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Wage-Earning SlavesCoartación in Nineteenth-Century Cuba$
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Claudia Varella and Manuel Barcia

Print publication date: 2020

Print ISBN-13: 9781683401650

Published to Florida Scholarship Online: May 2021

DOI: 10.5744/florida/9781683401650.001.0001

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PRINTED FROM FLORIDA SCHOLARSHIP ONLINE (www.florida.universitypressscholarship.com). (c) Copyright University Press of Florida, 2021. All Rights Reserved. An individual user may print out a PDF of a single chapter of a monograph in FLASO for personal use.date: 26 September 2021

Conclusion

Conclusion

Chapter:
(p.146) Conclusion
Source:
Wage-Earning Slaves
Author(s):

Claudia Varella

Manuel Barcia

Publisher:
University Press of Florida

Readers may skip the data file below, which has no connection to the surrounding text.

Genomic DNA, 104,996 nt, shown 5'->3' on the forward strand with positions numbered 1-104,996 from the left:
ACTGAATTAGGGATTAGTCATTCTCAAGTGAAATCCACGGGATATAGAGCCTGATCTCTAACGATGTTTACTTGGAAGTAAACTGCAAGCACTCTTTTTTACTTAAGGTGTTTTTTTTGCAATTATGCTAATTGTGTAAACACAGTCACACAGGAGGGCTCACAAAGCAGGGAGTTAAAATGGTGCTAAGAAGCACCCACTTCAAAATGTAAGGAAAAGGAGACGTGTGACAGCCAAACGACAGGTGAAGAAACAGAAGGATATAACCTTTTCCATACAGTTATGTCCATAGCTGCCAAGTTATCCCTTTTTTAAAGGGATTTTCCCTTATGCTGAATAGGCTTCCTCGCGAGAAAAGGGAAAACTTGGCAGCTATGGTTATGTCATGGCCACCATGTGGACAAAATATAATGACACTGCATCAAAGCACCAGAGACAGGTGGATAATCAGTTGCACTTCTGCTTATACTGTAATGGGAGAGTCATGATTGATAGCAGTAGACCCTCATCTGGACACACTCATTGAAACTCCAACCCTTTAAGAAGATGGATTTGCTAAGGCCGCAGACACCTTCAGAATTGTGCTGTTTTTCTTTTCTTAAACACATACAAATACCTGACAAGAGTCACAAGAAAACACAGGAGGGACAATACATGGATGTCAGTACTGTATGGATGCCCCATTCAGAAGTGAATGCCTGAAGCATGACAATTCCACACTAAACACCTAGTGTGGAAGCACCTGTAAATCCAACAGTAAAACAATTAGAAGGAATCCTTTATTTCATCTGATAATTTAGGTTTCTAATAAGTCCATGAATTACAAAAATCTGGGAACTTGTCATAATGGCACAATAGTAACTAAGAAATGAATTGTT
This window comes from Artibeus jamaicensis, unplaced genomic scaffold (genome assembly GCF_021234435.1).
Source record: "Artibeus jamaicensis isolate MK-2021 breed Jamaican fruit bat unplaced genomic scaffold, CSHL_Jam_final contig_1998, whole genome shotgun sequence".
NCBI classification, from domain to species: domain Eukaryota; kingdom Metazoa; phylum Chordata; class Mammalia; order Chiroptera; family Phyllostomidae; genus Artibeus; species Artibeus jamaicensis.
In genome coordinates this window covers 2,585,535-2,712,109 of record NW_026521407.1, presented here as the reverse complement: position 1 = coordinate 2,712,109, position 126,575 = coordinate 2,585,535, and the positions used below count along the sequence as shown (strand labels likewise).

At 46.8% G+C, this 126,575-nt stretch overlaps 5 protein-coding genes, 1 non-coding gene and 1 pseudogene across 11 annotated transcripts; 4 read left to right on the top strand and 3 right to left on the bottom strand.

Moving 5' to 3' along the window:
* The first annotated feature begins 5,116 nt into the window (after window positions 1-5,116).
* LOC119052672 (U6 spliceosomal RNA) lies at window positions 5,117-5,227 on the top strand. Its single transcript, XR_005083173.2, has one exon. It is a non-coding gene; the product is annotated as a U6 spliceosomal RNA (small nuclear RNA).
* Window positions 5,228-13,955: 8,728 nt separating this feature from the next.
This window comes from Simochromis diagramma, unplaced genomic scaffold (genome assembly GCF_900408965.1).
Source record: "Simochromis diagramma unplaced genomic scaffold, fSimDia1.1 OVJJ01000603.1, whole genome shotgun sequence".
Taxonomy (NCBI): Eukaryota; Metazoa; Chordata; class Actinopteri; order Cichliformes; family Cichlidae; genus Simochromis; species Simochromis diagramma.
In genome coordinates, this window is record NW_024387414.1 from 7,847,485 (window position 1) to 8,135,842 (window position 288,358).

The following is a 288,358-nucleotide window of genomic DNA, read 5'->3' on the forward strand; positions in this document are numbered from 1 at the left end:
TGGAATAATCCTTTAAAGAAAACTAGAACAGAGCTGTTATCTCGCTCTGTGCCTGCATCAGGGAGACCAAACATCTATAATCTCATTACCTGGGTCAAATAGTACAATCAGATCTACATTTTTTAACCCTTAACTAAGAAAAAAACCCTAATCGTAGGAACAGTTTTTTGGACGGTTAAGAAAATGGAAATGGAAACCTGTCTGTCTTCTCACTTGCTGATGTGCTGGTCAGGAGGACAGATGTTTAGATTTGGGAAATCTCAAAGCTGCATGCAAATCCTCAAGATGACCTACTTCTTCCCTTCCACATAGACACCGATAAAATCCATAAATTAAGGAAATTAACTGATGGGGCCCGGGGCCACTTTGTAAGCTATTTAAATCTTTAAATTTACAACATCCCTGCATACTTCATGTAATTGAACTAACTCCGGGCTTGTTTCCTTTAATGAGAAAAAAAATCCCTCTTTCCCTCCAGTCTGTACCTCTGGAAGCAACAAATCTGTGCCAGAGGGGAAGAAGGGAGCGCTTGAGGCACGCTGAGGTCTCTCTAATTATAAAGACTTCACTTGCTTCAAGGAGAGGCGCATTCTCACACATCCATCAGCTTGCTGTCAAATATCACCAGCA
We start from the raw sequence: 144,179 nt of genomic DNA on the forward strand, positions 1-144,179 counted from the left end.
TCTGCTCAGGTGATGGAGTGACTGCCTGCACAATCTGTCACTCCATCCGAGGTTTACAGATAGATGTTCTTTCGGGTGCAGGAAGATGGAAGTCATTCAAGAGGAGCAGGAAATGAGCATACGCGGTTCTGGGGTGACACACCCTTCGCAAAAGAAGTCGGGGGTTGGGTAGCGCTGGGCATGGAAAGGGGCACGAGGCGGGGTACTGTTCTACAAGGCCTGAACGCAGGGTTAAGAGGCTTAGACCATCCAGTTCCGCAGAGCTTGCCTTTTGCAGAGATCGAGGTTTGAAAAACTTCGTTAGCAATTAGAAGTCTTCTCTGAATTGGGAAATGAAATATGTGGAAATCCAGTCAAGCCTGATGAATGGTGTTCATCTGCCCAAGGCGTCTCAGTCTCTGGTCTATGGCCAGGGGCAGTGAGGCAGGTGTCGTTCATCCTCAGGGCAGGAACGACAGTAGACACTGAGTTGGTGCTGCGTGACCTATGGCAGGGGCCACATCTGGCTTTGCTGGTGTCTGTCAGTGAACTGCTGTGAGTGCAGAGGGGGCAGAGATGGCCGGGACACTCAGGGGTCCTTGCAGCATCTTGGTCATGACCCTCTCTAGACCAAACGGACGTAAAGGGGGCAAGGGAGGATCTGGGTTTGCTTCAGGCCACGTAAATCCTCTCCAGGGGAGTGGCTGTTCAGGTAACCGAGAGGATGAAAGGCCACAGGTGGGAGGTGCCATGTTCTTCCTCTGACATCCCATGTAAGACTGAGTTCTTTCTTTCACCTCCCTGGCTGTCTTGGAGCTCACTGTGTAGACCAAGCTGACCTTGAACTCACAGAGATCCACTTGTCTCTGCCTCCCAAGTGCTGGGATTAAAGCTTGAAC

DOI:10.5744/florida/9781683401650.003.0009

In this study, we look beyond the classic perception of coartación as paid manumission or simple self-purchase; that way of looking at it is insufficient—at some point that meaning, that definition, was lost, or at least twisted. Being a coartado did not consign one to a rigid socio-economic status, nor did coartación conform to a regular labor pattern that arose from the predominance of large sugar plantations, haciendas, and the principles on which they worked. Slave owners who refused to recognize the law or regulations by which a slave might purchase his or her own freedom “on the instalment plan,” by rejecting the meaning of it that might be favorable to the slave, made coartación an unstable concept.

Keywords:   coartación, coartado, labor, sugar plantations, haciendas, instalment plan, freedom, slave

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